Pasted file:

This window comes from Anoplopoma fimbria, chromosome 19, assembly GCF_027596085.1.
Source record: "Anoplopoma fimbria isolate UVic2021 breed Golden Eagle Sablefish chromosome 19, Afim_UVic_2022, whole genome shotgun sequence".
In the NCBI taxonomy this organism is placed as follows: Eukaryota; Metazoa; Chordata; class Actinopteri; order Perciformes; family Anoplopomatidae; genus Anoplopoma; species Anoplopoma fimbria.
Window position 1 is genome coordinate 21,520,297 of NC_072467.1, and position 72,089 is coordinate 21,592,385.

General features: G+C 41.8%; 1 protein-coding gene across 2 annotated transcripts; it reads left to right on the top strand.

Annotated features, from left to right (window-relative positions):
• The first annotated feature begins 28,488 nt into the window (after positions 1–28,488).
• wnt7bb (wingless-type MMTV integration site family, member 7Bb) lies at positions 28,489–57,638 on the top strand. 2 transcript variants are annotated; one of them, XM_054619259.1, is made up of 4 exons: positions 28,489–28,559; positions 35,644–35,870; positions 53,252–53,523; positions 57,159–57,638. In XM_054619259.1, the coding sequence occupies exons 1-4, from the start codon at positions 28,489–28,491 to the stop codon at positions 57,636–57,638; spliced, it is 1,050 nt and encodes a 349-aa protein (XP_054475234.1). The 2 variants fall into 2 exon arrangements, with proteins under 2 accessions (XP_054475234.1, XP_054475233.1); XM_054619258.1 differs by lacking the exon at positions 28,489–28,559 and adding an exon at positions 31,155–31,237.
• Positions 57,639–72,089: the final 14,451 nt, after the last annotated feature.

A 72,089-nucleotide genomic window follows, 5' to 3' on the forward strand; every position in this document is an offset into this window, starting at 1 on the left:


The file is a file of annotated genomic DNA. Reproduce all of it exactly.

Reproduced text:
This window comes from Anoplopoma fimbria, chromosome 19, assembly GCF_027596085.1.
Source record: "Anoplopoma fimbria isolate UVic2021 breed Golden Eagle Sablefish chromosome 19, Afim_UVic_2022, whole genome shotgun sequence".
In the NCBI taxonomy this organism is placed as follows: Eukaryota; Metazoa; Chordata; class Actinopteri; order Perciformes; family Anoplopomatidae; genus Anoplopoma; species Anoplopoma fimbria.
Window position 1 is genome coordinate 21,520,297 of NC_072467.1, and position 72,089 is coordinate 21,592,385.

General features: G+C 41.8%; 1 protein-coding gene across 2 annotated transcripts; it reads left to right on the top strand.

Annotated features, from left to right (window-relative positions):
• The first annotated feature begins 28,488 nt into the window (after positions 1–28,488).
• wnt7bb (wingless-type MMTV integration site family, member 7Bb) lies at positions 28,489–57,638 on the top strand. 2 transcript variants are annotated; one of them, XM_054619259.1, is made up of 4 exons: positions 28,489–28,559; positions 35,644–35,870; positions 53,252–53,523; positions 57,159–57,638. In XM_054619259.1, the coding sequence occupies exons 1-4, from the start codon at positions 28,489–28,491 to the stop codon at positions 57,636–57,638; spliced, it is 1,050 nt and encodes a 349-aa protein (XP_054475234.1). The 2 variants fall into 2 exon arrangements, with proteins under 2 accessions (XP_054475234.1, XP_054475233.1); XM_054619258.1 differs by lacking the exon at positions 28,489–28,559 and adding an exon at positions 31,155–31,237.
• Positions 57,639–72,089: the final 14,451 nt, after the last annotated feature.

A 72,089-nucleotide genomic window follows, 5' to 3' on the forward strand; every position in this document is an offset into this window, starting at 1 on the left: